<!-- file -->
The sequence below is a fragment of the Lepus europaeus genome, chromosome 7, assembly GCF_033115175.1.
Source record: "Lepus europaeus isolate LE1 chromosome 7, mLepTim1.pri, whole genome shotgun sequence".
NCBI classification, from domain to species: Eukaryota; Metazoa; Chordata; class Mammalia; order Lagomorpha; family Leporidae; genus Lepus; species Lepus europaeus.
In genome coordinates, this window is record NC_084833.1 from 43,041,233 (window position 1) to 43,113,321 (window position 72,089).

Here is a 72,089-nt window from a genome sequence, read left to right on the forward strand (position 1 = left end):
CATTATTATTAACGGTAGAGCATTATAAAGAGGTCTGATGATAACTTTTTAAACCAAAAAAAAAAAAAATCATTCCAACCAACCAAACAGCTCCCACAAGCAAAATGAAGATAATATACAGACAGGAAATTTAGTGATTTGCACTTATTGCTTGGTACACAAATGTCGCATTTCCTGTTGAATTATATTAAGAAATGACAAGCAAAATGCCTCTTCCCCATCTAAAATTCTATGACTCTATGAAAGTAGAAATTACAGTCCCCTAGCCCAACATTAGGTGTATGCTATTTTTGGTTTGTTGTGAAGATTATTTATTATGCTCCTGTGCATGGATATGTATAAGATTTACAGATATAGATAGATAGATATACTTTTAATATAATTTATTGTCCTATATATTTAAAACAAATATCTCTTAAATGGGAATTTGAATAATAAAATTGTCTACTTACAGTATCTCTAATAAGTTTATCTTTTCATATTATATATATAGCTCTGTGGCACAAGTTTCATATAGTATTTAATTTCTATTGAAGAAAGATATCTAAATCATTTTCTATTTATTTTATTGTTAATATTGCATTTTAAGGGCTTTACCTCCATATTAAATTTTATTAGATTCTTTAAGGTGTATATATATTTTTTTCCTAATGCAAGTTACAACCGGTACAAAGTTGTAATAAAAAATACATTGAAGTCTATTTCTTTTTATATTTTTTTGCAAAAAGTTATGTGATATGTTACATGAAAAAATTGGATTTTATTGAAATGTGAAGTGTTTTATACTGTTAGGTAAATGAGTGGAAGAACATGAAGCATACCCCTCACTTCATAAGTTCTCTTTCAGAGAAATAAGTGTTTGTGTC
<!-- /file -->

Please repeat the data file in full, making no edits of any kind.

The sequence below is a fragment of the Lepus europaeus genome, chromosome 7, assembly GCF_033115175.1.
Source record: "Lepus europaeus isolate LE1 chromosome 7, mLepTim1.pri, whole genome shotgun sequence".
NCBI classification, from domain to species: Eukaryota; Metazoa; Chordata; class Mammalia; order Lagomorpha; family Leporidae; genus Lepus; species Lepus europaeus.
In genome coordinates, this window is record NC_084833.1 from 43,041,233 (window position 1) to 43,113,321 (window position 72,089).

Here is a 72,089-nt window from a genome sequence, read left to right on the forward strand (position 1 = left end):
CATTATTATTAACGGTAGAGCATTATAAAGAGGTCTGATGATAACTTTTTAAACCAAAAAAAAAAAAAATCATTCCAACCAACCAAACAGCTCCCACAAGCAAAATGAAGATAATATACAGACAGGAAATTTAGTGATTTGCACTTATTGCTTGGTACACAAATGTCGCATTTCCTGTTGAATTATATTAAGAAATGACAAGCAAAATGCCTCTTCCCCATCTAAAATTCTATGACTCTATGAAAGTAGAAATTACAGTCCCCTAGCCCAACATTAGGTGTATGCTATTTTTGGTTTGTTGTGAAGATTATTTATTATGCTCCTGTGCATGGATATGTATAAGATTTACAGATATAGATAGATAGATATACTTTTAATATAATTTATTGTCCTATATATTTAAAACAAATATCTCTTAAATGGGAATTTGAATAATAAAATTGTCTACTTACAGTATCTCTAATAAGTTTATCTTTTCATATTATATATATAGCTCTGTGGCACAAGTTTCATATAGTATTTAATTTCTATTGAAGAAAGATATCTAAATCATTTTCTATTTATTTTATTGTTAATATTGCATTTTAAGGGCTTTACCTCCATATTAAATTTTATTAGATTCTTTAAGGTGTATATATATTTTTTTCCTAATGCAAGTTACAACCGGTACAAAGTTGTAATAAAAAATACATTGAAGTCTATTTCTTTTTATATTTTTTTGCAAAAAGTTATGTGATATGTTACATGAAAAAATTGGATTTTATTGAAATGTGAAGTGTTTTATACTGTTAGGTAAATGAGTGGAAGAACATGAAGCATACCCCTCACTTCATAAGTTCTCTTTCAGAGAAATAAGTGTTTGTGTC